Some deputized employees didn’t want to marry gays

BTL Staff
By | 2018-01-16T13:08:40-04:00 August 7th, 2017|News|

by Rex Wockner

National News Briefs

Twenty-four of the 112 employees in the San Diego county clerk’s office who were deputized to perform marriages asked to be excused from marrying same-sex couples, The San Diego Union-Tribune reported July 9.
The newspaper acquired heavily redacted copies of the employees’ e-mails via a public-records request.
Eventually, 18 of the 24 objectors changed their minds, after learning they could not opt out of performing same-sex marriages without also being transferred to a new job elsewhere in the county bureaucracy.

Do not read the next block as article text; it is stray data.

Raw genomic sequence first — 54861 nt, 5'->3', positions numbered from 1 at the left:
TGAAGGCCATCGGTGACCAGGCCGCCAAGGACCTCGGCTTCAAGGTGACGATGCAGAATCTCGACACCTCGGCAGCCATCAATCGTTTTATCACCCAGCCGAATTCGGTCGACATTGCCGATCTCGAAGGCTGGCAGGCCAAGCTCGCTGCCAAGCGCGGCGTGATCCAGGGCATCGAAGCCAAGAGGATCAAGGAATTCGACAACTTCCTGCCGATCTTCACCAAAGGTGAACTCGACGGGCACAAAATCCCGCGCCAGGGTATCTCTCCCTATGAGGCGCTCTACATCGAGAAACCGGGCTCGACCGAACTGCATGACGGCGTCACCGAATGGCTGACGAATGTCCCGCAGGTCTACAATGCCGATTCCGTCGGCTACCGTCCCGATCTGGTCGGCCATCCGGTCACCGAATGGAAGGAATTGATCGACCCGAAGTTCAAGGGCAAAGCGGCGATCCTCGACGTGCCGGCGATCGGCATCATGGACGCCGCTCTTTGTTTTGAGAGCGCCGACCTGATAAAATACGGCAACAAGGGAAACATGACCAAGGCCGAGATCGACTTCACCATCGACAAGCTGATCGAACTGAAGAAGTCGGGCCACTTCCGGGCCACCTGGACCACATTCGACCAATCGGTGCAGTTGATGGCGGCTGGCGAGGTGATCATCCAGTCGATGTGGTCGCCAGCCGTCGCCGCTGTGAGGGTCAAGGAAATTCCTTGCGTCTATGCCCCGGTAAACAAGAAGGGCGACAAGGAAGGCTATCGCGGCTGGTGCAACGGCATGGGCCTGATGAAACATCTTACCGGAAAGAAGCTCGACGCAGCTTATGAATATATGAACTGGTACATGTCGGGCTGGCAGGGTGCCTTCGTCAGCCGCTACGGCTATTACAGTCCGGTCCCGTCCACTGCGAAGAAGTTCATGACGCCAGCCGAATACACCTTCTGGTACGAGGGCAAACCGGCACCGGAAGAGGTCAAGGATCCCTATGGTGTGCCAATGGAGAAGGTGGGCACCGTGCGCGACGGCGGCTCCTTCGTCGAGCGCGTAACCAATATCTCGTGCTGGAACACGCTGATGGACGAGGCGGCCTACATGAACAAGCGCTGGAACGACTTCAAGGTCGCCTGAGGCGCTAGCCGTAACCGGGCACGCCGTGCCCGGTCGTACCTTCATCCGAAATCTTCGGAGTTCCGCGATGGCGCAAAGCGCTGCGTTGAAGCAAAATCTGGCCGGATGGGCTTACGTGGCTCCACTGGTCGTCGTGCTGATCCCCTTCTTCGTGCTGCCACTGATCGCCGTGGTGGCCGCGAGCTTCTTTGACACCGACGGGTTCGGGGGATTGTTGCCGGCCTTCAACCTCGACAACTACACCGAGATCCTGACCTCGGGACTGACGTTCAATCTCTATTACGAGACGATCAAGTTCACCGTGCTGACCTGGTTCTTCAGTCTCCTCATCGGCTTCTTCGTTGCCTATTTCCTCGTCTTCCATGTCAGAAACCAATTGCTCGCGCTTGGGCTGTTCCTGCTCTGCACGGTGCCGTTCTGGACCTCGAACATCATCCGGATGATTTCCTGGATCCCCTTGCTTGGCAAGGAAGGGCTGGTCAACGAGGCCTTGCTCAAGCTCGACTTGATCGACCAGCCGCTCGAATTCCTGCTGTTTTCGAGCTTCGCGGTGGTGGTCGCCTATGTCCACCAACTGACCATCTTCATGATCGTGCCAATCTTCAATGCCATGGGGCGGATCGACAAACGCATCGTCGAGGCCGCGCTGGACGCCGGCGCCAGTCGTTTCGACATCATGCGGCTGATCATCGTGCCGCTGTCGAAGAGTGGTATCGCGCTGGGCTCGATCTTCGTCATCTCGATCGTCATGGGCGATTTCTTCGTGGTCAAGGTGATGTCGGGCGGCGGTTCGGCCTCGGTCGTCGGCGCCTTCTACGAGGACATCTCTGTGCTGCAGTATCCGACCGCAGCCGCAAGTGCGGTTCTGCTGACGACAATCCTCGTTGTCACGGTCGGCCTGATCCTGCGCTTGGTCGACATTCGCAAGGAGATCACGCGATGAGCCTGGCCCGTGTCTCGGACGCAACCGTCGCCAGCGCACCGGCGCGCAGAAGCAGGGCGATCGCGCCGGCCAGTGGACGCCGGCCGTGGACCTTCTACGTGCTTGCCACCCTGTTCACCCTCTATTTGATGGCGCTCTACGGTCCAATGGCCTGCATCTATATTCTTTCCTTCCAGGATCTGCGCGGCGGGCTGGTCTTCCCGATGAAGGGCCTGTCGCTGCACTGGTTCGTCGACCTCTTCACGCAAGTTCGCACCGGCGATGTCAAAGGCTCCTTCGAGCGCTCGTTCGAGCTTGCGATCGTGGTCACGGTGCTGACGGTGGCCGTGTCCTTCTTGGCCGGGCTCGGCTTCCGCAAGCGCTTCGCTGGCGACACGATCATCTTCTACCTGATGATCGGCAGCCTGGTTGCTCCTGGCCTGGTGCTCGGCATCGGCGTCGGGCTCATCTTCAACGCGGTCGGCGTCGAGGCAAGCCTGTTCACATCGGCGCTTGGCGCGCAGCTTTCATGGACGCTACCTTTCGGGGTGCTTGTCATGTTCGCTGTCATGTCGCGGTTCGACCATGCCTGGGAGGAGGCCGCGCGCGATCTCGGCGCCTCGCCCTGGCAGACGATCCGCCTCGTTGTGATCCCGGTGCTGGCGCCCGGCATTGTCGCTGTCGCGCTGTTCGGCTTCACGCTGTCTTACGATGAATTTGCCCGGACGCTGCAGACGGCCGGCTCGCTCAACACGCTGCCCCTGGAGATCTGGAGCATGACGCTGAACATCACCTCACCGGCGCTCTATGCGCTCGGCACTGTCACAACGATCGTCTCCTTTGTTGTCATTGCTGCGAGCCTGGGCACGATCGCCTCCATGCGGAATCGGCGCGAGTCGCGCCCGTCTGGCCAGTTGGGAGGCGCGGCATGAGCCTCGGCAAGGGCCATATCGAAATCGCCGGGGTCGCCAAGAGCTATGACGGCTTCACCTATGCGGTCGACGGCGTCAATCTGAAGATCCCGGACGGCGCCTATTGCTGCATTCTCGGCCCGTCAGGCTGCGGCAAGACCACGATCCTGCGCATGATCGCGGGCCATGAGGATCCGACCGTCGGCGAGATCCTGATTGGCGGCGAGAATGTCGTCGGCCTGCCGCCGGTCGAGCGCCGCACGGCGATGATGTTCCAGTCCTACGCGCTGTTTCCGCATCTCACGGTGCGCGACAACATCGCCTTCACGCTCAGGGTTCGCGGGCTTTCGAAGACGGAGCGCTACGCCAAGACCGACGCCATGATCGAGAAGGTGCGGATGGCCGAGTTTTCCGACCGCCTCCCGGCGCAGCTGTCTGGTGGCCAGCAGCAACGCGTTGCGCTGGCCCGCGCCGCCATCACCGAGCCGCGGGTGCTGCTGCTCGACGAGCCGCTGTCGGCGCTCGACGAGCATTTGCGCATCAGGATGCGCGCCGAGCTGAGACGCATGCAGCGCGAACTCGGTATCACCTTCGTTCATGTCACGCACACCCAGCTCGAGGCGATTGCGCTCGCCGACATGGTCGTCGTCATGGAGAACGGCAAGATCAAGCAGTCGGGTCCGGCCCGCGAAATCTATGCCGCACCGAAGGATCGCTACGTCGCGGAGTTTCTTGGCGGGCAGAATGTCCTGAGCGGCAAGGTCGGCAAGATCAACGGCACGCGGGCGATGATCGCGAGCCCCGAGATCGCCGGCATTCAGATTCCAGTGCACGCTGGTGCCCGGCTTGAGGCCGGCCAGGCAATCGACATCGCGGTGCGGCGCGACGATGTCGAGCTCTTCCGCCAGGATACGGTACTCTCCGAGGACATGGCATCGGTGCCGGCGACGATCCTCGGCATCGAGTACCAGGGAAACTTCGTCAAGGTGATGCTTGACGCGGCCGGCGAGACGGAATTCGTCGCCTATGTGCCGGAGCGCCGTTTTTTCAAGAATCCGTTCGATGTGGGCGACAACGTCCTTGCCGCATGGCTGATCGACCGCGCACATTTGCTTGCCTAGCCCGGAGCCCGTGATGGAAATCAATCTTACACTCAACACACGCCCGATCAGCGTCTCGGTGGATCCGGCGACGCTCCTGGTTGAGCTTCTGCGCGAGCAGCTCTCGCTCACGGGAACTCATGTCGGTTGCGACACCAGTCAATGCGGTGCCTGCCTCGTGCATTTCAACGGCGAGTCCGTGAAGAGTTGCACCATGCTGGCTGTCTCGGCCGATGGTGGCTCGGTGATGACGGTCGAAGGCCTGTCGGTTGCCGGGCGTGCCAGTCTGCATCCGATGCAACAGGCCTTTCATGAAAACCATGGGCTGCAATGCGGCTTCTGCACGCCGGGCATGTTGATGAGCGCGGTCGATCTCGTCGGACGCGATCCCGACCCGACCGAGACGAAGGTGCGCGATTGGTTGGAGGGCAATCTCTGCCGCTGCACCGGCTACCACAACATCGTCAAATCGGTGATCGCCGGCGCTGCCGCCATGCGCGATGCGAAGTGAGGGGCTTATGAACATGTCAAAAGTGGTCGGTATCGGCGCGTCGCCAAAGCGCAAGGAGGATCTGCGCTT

The e-mails said such things as “I am not going to compromise my beliefs or standards for anyone, not even the Supreme Court of California” and “I do respect the rights of other citizens who are now asserting same-sex marriages but I also need to assert my right to religious freedom.”
In the end, 18 employees, the Union-Tribune noted, “still handle same-sex marriage as part of their duties despite unfavorable attitudes toward the practice.”

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BTL Staff
Between The Lines has been publishing LGBTQ-related content in Southeast Michigan since the early '90s. This year marks the publication's 25th anniversary.